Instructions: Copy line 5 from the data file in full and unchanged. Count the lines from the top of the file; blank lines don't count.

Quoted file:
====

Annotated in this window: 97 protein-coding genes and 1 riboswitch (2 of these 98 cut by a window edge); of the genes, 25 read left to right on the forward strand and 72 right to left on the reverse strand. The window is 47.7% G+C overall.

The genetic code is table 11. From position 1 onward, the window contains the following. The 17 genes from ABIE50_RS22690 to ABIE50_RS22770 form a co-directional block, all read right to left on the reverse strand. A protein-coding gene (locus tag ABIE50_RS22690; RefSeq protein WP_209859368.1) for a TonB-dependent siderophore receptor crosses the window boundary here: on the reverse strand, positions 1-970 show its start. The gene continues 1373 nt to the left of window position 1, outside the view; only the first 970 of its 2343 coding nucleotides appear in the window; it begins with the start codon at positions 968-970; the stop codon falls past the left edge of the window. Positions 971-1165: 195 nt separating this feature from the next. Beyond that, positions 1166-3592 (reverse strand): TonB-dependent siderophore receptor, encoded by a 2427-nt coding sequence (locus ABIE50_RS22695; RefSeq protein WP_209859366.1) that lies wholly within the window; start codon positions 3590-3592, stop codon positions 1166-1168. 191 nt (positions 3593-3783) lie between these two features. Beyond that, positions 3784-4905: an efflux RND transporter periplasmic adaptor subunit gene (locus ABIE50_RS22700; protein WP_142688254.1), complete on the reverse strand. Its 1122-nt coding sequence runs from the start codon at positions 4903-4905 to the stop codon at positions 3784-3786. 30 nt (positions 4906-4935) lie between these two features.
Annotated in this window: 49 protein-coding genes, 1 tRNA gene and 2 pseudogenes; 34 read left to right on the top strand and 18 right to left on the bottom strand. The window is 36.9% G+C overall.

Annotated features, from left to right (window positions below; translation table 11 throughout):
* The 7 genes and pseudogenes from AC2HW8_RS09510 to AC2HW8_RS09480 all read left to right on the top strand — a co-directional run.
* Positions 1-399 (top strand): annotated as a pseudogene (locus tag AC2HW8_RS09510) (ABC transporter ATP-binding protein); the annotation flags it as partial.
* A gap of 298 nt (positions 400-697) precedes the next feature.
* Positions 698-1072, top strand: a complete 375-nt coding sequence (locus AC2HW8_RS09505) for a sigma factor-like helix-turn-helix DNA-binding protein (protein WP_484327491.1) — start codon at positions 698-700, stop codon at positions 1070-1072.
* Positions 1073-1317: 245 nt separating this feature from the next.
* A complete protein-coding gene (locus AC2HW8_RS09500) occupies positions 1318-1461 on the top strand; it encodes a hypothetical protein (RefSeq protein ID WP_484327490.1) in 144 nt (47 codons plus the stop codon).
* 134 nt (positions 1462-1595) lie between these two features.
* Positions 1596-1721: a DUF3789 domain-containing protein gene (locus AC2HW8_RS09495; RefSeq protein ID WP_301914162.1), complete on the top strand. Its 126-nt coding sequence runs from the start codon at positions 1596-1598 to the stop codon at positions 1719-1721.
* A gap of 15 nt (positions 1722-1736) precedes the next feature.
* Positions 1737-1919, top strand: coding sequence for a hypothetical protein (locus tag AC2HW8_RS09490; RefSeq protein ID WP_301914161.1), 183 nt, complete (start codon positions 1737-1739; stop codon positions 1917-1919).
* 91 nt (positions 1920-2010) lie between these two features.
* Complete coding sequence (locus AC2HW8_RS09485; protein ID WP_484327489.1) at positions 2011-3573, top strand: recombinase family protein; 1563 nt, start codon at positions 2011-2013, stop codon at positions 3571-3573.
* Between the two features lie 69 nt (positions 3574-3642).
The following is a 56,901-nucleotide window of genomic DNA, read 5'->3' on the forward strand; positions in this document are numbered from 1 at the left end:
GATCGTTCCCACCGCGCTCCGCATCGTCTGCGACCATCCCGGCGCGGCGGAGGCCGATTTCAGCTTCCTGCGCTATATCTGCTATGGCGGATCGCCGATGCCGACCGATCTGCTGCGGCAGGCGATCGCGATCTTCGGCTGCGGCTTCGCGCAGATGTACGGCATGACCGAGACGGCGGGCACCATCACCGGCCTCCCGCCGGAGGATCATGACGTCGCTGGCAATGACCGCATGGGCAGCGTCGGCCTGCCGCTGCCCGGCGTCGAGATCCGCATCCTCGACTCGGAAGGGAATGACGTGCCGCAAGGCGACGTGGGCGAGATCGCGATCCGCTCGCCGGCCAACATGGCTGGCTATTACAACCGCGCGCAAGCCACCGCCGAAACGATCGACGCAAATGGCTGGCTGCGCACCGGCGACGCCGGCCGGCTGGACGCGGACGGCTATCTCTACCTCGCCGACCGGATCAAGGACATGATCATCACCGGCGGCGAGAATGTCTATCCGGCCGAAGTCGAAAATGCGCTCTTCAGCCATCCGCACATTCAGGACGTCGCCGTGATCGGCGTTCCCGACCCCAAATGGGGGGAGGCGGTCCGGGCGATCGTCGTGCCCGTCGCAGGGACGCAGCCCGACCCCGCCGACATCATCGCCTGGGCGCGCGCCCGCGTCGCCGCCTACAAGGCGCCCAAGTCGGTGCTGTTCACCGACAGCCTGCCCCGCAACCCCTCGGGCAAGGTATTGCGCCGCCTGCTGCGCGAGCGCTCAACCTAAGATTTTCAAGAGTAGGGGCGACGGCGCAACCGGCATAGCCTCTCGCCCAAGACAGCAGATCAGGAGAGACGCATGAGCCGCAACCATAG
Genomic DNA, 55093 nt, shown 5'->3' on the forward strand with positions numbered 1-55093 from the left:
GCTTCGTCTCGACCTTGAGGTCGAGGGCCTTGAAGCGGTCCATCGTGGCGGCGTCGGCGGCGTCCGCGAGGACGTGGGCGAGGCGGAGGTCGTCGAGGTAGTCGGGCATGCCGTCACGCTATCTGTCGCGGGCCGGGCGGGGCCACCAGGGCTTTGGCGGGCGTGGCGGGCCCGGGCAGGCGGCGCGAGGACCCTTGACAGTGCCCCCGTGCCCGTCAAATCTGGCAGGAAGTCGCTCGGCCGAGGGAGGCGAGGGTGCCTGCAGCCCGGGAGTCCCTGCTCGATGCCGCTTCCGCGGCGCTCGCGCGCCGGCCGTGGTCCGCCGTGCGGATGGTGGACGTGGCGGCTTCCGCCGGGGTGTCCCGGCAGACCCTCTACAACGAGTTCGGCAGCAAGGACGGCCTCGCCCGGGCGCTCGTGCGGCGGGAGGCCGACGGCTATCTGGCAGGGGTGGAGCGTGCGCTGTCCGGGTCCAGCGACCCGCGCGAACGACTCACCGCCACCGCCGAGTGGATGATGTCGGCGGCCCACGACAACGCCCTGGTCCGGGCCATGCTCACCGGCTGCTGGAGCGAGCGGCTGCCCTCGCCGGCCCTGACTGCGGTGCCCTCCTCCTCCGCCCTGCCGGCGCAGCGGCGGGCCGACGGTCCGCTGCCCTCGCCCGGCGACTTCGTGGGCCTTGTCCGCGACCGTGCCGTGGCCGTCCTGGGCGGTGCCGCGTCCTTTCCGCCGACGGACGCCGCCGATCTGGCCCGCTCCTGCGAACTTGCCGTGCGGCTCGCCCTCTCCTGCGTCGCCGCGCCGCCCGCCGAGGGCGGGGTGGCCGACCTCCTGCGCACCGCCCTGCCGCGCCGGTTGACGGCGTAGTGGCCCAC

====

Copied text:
* The 7 genes and pseudogenes from AC2HW8_RS09510 to AC2HW8_RS09480 all read left to right on the top strand — a co-directional run.